Editor's note: This piece originally ran earlier today on our newest Premium service, ETF Profits . Click here for a 14-day trial to this exciting product!Interest in emerging markets has grown exponentially over the past decade, as investors in the developed world have begun to see the benefits of shedding their "home country bias" and maintaining larger allocations in these high-growth economies with seemingly limitless potential. While a number of countries have seen significant inflows thanks to this wave of investment, arguably the most popular destination over this period has been China, now the world's second-largest economy and perhaps destined to overtake the U.S. for the top spot in the not-so-distant future. While many emerging markets ETFs include Chinese equities, the degree of exposure is generally not commensurate with the country's importance to the global economy. Taiwan and South Korea -- two economies whose aggregate GDP is equal to less than one-third of China's -- account for about 25% of iShares MSCI Emerging Markets Index ( EEM) and Vanguard Emerging Markets Stock ETF ( VWO). China is the largest, single-country allocation of these popular ETFs, but still makes up just about 16% of their holdings. Some investors utilize country-specific ETFs to step up exposure to China. Many utilize the ultra-popular iShares FTSE China 25 Index Fund ( FXI), which boasts impressive liquidity, but is flawed in many ways as a means of accessing Chinese equity markets. In addition to the mega-cap focus and major concentration issues (many sectors are overlooked completely), FXI -- along with virtually every other China ETF -- ignores a major portion of the Chinese stock market. The China A-Shares market consists of mainland China-based companies that trade on Chinese stock exchanges, such as the Shanghai Stock Exchange and the Shenzhen Stock Exchange. While this might sound similar to other types of Chinese securities, a few key differences exist. First, many share classes of Chinese stocks are quoted in U.S. dollars; not so for the A-Shares market, where every stock is priced and traded in Chinese renminbi. More important, A-shares are generally only available for purchase by mainland citizens; foreign investment is only allowed through the Qualified Foreign Institutional Investor (QFII) system. This process effectively shuts out most Westerners from the market, forcing investors seeking China exposure to buy up some of the country's largest companies that trade on exchanges around the world, such as PetroChina ( PTR) or China Mobile ( CHL).
While these mega-cap firms do offer exposure to the dynamic Chinese market, it isn't the same as buying up firms that do business primarily in China and still have incredible growth potential going forward. Chinese companies listed on international exchanges tend to be more mature firms that generate revenues from global operations. The A-Shares market, on the other hand, is more likely to include younger Chinese companies that are driven by domestic consumption, and, as such, may be more of a "pure play" on the Chinese economy. Examples of companies available through the A-Share market include China's largest auto company, a popular Chinese liquor brand and the fastest-growing, insurance company in the country. Until recently, tapping into this immense market was nearly impossible for most U.S. investors, but the relatively new Market Vectors China ETF ( PEK) delivers a quick and easy way to access the China A-Shares market and develop more complete exposure to Chinese stocks. PEK seeks to track the CSI 300 Index, which is a diversified benchmark consisting of 300 A-Share stocks listed on the Shenzen or Shanghai Stock Exchange. However, thanks to QFII restrictions, PEK does not invest directly in A-Shares, but instead invests in swaps and other types of derivative instruments that have economic characteristics substantially identical to those of China A-Share stocks. These 300 companies represent roughly two-thirds of the total capitalization of the two exchanges, suggesting that it is a solid proxy for a relatively illiquid market. Admittedly, the system isn't perfect, and investors would be much better served by direct exposure to the underlying companies in the index. However, PEK remains the only game in town in terms of accessing the A-Shares class of companies. Furthermore, due to the QFII restrictions, the fund often trades at a premium to its underlying holdings, a situation which doesn't look likely to change anytime soon, unless, of course, the Chinese government opens up this market more to foreigners. The consistent presence of premiums introduces another risk factor that can work for or against investors. If the premium inflates, any positive returns would be enhanced or negative returns partially offset. But, if the premium contracts, investors would be running into the wind and could end up losing even if the underlying stocks appreciate.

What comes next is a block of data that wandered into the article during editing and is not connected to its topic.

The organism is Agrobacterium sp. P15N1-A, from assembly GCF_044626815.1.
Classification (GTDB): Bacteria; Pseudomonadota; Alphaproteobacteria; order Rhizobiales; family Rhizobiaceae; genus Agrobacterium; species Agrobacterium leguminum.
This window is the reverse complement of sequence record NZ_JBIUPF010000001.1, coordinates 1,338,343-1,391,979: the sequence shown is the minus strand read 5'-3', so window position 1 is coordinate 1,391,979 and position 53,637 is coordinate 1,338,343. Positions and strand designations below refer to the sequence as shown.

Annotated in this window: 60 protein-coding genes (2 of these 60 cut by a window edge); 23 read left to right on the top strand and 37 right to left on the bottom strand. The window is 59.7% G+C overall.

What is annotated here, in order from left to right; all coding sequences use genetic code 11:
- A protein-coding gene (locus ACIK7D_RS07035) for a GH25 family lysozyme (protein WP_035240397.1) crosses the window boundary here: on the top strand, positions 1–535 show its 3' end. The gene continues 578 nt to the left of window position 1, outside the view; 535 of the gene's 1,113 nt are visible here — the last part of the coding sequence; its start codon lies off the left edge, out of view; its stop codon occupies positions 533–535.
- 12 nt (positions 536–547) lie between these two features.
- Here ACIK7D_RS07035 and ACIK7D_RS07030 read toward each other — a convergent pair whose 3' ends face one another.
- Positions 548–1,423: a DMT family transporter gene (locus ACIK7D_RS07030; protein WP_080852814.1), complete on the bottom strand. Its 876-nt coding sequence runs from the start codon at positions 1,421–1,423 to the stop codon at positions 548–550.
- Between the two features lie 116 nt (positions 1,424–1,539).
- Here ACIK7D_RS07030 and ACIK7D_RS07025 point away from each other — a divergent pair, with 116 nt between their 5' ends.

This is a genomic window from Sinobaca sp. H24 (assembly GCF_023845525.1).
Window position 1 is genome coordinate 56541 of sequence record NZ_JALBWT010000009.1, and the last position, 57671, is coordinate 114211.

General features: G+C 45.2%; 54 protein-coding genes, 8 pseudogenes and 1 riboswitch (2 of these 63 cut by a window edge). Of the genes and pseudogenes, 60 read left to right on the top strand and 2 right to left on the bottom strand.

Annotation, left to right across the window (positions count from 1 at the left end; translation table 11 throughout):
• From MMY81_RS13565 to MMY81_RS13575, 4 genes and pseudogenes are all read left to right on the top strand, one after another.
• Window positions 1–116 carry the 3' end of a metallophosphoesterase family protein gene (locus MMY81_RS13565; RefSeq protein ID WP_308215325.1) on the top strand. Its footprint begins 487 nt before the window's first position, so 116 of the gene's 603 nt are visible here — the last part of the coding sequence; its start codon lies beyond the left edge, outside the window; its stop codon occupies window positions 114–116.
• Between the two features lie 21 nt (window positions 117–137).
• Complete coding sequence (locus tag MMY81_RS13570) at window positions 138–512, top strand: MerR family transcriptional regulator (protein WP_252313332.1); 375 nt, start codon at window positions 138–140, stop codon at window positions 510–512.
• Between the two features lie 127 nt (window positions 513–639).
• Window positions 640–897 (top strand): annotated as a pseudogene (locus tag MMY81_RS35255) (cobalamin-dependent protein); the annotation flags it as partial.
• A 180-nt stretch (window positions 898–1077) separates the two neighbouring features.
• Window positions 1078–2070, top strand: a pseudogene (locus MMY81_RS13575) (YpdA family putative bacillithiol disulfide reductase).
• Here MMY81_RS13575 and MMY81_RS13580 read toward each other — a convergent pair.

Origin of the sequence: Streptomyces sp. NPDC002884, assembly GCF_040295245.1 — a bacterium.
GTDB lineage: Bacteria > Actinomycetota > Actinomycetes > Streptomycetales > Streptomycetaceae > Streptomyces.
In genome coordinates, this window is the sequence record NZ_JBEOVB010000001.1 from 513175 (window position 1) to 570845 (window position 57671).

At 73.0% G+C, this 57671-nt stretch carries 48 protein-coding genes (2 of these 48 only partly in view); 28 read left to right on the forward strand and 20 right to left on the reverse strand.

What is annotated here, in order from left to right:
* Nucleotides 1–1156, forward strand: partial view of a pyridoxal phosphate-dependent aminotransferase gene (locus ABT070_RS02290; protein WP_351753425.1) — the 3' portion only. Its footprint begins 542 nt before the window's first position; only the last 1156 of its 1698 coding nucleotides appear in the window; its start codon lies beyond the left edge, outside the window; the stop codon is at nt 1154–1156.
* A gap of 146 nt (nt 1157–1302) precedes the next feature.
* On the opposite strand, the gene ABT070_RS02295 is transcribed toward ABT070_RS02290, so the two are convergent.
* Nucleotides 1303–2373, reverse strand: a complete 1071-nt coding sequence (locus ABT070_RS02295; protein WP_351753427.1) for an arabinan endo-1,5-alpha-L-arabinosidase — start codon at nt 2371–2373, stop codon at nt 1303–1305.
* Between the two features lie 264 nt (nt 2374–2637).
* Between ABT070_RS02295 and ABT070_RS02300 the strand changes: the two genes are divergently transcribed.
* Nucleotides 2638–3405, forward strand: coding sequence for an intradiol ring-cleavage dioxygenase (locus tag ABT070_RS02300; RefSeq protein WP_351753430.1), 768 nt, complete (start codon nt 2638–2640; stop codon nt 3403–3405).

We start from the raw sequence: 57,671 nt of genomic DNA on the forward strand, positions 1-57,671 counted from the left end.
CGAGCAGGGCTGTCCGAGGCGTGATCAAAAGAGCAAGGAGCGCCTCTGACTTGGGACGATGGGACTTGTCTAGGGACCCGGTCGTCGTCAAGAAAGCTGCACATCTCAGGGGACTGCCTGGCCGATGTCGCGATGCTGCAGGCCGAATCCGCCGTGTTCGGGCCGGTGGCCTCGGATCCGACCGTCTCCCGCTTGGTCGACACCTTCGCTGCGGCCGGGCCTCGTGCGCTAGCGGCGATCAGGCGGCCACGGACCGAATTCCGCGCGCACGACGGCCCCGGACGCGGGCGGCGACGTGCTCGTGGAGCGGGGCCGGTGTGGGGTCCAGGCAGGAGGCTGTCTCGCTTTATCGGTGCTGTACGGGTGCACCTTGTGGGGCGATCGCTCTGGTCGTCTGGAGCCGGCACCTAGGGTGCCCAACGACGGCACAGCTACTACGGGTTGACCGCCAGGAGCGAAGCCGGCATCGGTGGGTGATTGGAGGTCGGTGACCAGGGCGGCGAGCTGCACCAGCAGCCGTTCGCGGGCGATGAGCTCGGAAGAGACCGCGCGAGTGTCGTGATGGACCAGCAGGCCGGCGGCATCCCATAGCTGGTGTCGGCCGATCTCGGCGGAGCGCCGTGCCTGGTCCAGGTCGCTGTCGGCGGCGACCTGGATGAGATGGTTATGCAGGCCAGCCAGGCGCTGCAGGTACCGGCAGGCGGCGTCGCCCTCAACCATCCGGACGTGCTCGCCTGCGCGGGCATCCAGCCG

Since the fund offers such a different slice of exposure to the Chinese market, investors can think of it as a complement to their current holdings in the nation, helping to round out their portfolios in what is one of the world's fastest-growing major economies. For investors seeking greater levels of China exposure without the mega-cap bias and for those tired of investing in the same two dozen or so Chinese companies, PEK may just be the fund that you have been searching for. At the time of publication, Johnston held no positions in any of the securities mentioned.